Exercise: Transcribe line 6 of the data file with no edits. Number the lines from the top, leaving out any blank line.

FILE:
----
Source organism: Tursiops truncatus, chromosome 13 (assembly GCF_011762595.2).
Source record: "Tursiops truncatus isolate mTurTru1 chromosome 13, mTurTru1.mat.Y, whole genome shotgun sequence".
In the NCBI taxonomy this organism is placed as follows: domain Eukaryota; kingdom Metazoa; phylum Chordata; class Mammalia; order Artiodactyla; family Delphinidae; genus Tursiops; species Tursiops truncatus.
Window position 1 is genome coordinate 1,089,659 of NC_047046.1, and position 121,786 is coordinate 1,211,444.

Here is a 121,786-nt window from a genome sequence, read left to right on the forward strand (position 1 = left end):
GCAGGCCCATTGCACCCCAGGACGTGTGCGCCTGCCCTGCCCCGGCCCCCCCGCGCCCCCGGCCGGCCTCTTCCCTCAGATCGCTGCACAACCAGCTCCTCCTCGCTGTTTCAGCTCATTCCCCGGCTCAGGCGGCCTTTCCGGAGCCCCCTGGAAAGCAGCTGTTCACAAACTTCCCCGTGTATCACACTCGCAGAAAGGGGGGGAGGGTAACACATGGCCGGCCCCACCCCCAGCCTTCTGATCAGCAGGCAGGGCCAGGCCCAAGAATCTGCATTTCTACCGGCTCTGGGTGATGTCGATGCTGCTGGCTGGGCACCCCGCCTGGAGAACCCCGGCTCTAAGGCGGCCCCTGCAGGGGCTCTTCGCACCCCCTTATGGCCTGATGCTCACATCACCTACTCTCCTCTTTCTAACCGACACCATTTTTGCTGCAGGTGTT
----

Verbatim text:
GCAGGCCCATTGCACCCCAGGACGTGTGCGCCTGCCCTGCCCCGGCCCCCCCGCGCCCCCGGCCGGCCTCTTCCCTCAGATCGCTGCACAACCAGCTCCTCCTCGCTGTTTCAGCTCATTCCCCGGCTCAGGCGGCCTTTCCGGAGCCCCCTGGAAAGCAGCTGTTCACAAACTTCCCCGTGTATCACACTCGCAGAAAGGGGGGGAGGGTAACACATGGCCGGCCCCACCCCCAGCCTTCTGATCAGCAGGCAGGGCCAGGCCCAAGAATCTGCATTTCTACCGGCTCTGGGTGATGTCGATGCTGCTGGCTGGGCACCCCGCCTGGAGAACCCCGGCTCTAAGGCGGCCCCTGCAGGGGCTCTTCGCACCCCCTTATGGCCTGATGCTCACATCACCTACTCTCCTCTTTCTAACCGACACCATTTTTGCTGCAGGTGTT